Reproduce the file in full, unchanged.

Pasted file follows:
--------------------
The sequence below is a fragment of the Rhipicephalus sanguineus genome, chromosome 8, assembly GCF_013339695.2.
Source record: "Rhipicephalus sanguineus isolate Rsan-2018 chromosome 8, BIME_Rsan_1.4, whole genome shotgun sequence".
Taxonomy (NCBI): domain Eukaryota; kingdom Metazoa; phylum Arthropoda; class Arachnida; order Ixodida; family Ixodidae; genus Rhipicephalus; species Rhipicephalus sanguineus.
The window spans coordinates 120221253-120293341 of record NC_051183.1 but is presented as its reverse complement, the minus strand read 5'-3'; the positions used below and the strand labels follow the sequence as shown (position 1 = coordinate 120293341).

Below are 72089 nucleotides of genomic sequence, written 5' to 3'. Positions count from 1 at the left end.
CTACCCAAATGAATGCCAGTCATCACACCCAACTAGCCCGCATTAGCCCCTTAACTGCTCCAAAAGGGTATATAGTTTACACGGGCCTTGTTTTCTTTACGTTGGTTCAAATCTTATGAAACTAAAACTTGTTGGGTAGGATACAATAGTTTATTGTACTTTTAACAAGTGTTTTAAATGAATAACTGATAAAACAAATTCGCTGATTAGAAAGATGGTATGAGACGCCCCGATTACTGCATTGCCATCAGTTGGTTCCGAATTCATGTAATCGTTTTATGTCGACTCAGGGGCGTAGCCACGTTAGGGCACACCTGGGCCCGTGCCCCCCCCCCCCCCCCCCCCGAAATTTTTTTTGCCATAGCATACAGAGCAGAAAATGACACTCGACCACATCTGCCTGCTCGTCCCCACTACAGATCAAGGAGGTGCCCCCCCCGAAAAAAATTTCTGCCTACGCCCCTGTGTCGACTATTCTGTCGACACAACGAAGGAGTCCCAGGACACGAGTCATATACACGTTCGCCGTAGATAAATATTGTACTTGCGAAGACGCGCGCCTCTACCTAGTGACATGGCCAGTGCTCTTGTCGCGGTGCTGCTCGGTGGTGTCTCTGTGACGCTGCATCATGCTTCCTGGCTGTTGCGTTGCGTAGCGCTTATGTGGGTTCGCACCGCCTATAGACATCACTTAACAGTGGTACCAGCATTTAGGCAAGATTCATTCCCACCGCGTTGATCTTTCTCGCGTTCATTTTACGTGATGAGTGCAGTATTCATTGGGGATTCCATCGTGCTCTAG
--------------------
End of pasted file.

The sequence below is a fragment of the Rhipicephalus sanguineus genome, chromosome 8, assembly GCF_013339695.2.
Source record: "Rhipicephalus sanguineus isolate Rsan-2018 chromosome 8, BIME_Rsan_1.4, whole genome shotgun sequence".
Taxonomy (NCBI): domain Eukaryota; kingdom Metazoa; phylum Arthropoda; class Arachnida; order Ixodida; family Ixodidae; genus Rhipicephalus; species Rhipicephalus sanguineus.
The window spans coordinates 120221253-120293341 of record NC_051183.1 but is presented as its reverse complement, the minus strand read 5'-3'; the positions used below and the strand labels follow the sequence as shown (position 1 = coordinate 120293341).

Below are 72089 nucleotides of genomic sequence, written 5' to 3'. Positions count from 1 at the left end.
CTACCCAAATGAATGCCAGTCATCACACCCAACTAGCCCGCATTAGCCCCTTAACTGCTCCAAAAGGGTATATAGTTTACACGGGCCTTGTTTTCTTTACGTTGGTTCAAATCTTATGAAACTAAAACTTGTTGGGTAGGATACAATAGTTTATTGTACTTTTAACAAGTGTTTTAAATGAATAACTGATAAAACAAATTCGCTGATTAGAAAGATGGTATGAGACGCCCCGATTACTGCATTGCCATCAGTTGGTTCCGAATTCATGTAATCGTTTTATGTCGACTCAGGGGCGTAGCCACGTTAGGGCACACCTGGGCCCGTGCCCCCCCCCCCCCCCCCCCCGAAATTTTTTTTGCCATAGCATACAGAGCAGAAAATGACACTCGACCACATCTGCCTGCTCGTCCCCACTACAGATCAAGGAGGTGCCCCCCCCGAAAAAAATTTCTGCCTACGCCCCTGTGTCGACTATTCTGTCGACACAACGAAGGAGTCCCAGGACACGAGTCATATACACGTTCGCCGTAGATAAATATTGTACTTGCGAAGACGCGCGCCTCTACCTAGTGACATGGCCAGTGCTCTTGTCGCGGTGCTGCTCGGTGGTGTCTCTGTGACGCTGCATCATGCTTCCTGGCTGTTGCGTTGCGTAGCGCTTATGTGGGTTCGCACCGCCTATAGACATCACTTAACAGTGGTACCAGCATTTAGGCAAGATTCATTCCCACCGCGTTGATCTTTCTCGCGTTCATTTTACGTGATGAGTGCAGTATTCATTGGGGATTCCATCGTGCTCTAG